With shoplifting expected to increase in the wake of Covid-19 and stores recently subject to further threats as part of widespread protests in the US, retailers are focussing their attention on improved security in-store.
So, let’s get back to basics with 20 quick tips to improve retail security…
Know your loss
To understand where your security is lacking you need to know exactly what items are being targeted and how they’re being taken. That means you should have a comprehensive grasp on your inventory levels to identify the volume and type of items stolen.
Know your times
Certain times of the year may be more prone to shoplifting, along with specific times of the day. Know when shoplifting is likely to occur so you can address it with extra staff or additional security measures.
You cannot pick a shoplifter based on race, gender or socio-economics. Statistics consistently indicate shoplifters come from all walks of life.
Understand suspicious behaviour
While appearance may not indicate shoplifting, suspicious behaviour can. Watch for behavioural indicators like loitering, failing to make eye contact, carrying excess baggage and bulky clothing.
Build good relationships
Good relationships with both your staff and employees can serve to minimise both shoplifting and employee theft.
Ensuring your retail outlet has sufficient staff helps protect against a range of criminal behaviour including shoplifting. Adequate staff numbers ensure team members aren’t too busy to watch and assist customers.
Meet and greet
The simple act of meeting and greeting customers significantly reduces the threat of retail crime. Why? Because patrons are immediately made aware that staff are paying attention.
Employ multiple strategies
There’s no one single solution to shop security. Instead it involves multiple layers that span both product-based protection and storewide surveillance.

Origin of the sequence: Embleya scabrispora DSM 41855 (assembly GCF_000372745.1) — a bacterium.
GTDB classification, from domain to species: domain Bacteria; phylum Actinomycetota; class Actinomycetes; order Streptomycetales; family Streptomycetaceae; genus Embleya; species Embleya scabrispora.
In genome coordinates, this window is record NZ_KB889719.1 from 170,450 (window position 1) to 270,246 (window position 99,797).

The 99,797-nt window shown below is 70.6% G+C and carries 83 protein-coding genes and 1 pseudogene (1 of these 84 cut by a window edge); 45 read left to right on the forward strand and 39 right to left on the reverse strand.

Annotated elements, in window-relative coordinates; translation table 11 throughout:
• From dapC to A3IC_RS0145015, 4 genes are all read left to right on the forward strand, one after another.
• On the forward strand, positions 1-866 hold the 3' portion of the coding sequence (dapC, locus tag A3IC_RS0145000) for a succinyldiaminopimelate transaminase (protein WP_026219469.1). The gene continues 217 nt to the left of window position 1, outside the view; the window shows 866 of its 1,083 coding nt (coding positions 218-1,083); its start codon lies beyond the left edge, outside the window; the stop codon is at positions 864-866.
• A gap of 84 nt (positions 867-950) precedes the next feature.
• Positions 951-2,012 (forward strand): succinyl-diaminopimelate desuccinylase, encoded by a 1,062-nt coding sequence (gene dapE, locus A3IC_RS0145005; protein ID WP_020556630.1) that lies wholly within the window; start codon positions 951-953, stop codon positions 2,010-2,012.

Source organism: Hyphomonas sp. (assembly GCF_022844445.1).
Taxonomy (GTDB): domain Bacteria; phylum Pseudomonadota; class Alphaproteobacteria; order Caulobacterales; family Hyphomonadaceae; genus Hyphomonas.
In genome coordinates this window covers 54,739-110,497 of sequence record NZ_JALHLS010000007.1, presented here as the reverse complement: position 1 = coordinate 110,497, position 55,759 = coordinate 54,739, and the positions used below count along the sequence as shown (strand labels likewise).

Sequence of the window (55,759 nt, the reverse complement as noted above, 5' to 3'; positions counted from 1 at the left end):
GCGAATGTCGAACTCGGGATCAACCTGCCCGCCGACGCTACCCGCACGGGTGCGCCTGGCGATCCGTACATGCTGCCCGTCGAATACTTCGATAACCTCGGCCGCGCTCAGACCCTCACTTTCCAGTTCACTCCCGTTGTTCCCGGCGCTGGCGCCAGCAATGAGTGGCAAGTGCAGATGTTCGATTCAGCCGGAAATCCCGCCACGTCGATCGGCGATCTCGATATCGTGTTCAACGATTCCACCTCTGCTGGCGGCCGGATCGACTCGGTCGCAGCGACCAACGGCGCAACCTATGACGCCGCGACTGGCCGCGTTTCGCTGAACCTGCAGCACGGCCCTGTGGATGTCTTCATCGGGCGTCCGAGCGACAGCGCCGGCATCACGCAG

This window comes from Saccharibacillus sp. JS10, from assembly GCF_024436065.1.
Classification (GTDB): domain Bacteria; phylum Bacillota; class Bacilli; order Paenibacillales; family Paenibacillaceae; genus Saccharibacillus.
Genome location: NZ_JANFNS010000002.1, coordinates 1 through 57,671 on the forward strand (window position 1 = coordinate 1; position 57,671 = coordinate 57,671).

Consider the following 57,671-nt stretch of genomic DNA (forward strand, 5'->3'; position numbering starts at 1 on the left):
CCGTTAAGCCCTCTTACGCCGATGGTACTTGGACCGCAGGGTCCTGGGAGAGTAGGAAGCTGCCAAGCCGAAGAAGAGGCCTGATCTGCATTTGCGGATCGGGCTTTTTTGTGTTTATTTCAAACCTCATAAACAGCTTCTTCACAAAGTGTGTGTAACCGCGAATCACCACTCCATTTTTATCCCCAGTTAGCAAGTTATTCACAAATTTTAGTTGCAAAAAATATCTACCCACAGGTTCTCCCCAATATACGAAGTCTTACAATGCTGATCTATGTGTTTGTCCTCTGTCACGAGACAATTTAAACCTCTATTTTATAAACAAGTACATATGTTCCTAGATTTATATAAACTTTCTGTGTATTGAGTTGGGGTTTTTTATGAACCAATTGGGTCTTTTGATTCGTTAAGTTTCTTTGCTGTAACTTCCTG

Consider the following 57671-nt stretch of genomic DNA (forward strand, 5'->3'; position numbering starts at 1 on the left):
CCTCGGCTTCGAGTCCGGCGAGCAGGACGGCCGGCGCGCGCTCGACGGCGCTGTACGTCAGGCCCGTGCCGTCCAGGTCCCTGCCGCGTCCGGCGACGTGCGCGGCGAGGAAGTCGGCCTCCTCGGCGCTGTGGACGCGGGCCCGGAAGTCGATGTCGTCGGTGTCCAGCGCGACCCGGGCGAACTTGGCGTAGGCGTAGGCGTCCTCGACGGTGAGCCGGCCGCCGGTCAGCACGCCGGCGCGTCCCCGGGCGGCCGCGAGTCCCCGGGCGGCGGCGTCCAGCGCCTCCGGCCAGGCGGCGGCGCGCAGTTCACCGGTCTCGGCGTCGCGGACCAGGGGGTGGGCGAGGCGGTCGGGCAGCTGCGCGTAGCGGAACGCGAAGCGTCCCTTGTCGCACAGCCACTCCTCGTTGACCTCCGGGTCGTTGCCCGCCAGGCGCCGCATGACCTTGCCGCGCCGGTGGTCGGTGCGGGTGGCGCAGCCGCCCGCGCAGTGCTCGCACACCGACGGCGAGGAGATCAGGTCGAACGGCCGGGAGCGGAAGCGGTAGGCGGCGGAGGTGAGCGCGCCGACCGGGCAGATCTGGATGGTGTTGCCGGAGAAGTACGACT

Invest in EAS
Electronic Article Surveillance (EAS) involves security tags or labels that protect items at a product-based level. It’s widely regarded as one of the best ways to prevent the theft of individual items.
While EAS protects individual products, CCTV can monitor the whole store or specific areas like the checkout. Its obvious presence helps reduce the potential for crime and can also identify perpetrators later.
Position your checkout near the entrance
Checkouts near the entrance of a store help staff keep a watchful eye on who’s going in and coming out.
Keep things neat
A tidy retail outlet makes It harder for shoplifters to conceal items and also makes it more apparent when items go missing.
Run a tight ship
Between good security strategies and well-considered store policies, a well-run retail outlet is much harder to steal from. That’s because a well-run operation considers the worst-case scenario when planning for the best outcome.
Watch the dressing room
Out of sight and private, the dressing room is a prime area for retail theft. Ensure it is in view of the checkout, or a staff member is in attendance. Alternatively, Electronic Article Surveillance tools like ApparelGuard can also assist.
Invest in good lighting
Good lighting not only makes a retail outlet feel safe and welcoming, it also eliminates dark areas where criminal activity can occur.
Watch refunds and returns
Fraudulent refunds and returns are a major area of loss for many retailers. That’s why the best policy is to always insist on a receipt for any refund or return transaction.
Observe the register
The register is a prime target for all sorts of crime, including employee theft, fraudulent returns, and even the snatch and grab. Ensure the register is monitored by a senior staff member and CCTV, and staff have individual log-ins to track what happens on their watch.
Put up signage
In some cases, simple signage is enough to deter people from committing a crime. This signage might indicate CCTV is being used, or warn that shoplifters will be prosecuted.
Choose staff wisely
Your staff can be your best asset or a retail outlet’s greatest weakness. Ensure you hire wisely when it comes to attitude, previous experience, and personal references.
Review and revise
Retail security is a long game, with a playing field that frequently shifts courtesy of criminals who constantly think of new ways to target a store. The key takeaway here is that security needs to be revised and reviewed on a regular basis, because what worked five years ago or even last year may no longer suffice.